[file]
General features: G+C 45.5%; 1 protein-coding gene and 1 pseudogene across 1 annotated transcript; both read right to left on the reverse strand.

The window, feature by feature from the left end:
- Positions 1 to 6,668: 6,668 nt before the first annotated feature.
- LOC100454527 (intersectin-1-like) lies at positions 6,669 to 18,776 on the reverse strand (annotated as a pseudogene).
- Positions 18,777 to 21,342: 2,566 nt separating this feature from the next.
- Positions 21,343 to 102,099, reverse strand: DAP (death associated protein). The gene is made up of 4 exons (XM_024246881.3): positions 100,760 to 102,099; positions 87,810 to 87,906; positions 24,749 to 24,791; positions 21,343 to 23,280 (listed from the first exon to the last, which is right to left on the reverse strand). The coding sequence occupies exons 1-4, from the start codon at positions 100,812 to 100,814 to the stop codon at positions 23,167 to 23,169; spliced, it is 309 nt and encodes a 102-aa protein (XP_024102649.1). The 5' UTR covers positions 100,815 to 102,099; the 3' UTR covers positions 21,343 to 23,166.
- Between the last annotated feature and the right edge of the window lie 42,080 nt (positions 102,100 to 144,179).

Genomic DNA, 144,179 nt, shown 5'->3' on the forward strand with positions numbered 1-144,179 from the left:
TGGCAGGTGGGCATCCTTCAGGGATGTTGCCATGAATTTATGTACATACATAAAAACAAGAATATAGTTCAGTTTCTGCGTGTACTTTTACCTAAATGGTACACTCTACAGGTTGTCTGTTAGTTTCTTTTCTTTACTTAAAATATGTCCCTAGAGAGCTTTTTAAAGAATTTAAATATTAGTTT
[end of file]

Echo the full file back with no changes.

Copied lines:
General features: G+C 45.5%; 1 protein-coding gene and 1 pseudogene across 1 annotated transcript; both read right to left on the reverse strand.

The window, feature by feature from the left end:
- Positions 1 to 6,668: 6,668 nt before the first annotated feature.
- LOC100454527 (intersectin-1-like) lies at positions 6,669 to 18,776 on the reverse strand (annotated as a pseudogene).
- Positions 18,777 to 21,342: 2,566 nt separating this feature from the next.
- Positions 21,343 to 102,099, reverse strand: DAP (death associated protein). The gene is made up of 4 exons (XM_024246881.3): positions 100,760 to 102,099; positions 87,810 to 87,906; positions 24,749 to 24,791; positions 21,343 to 23,280 (listed from the first exon to the last, which is right to left on the reverse strand). The coding sequence occupies exons 1-4, from the start codon at positions 100,812 to 100,814 to the stop codon at positions 23,167 to 23,169; spliced, it is 309 nt and encodes a 102-aa protein (XP_024102649.1). The 5' UTR covers positions 100,815 to 102,099; the 3' UTR covers positions 21,343 to 23,166.
- Between the last annotated feature and the right edge of the window lie 42,080 nt (positions 102,100 to 144,179).

Genomic DNA, 144,179 nt, shown 5'->3' on the forward strand with positions numbered 1-144,179 from the left:
TGGCAGGTGGGCATCCTTCAGGGATGTTGCCATGAATTTATGTACATACATAAAAACAAGAATATAGTTCAGTTTCTGCGTGTACTTTTACCTAAATGGTACACTCTACAGGTTGTCTGTTAGTTTCTTTTCTTTACTTAAAATATGTCCCTAGAGAGCTTTTTAAAGAATTTAAATATTAGTTT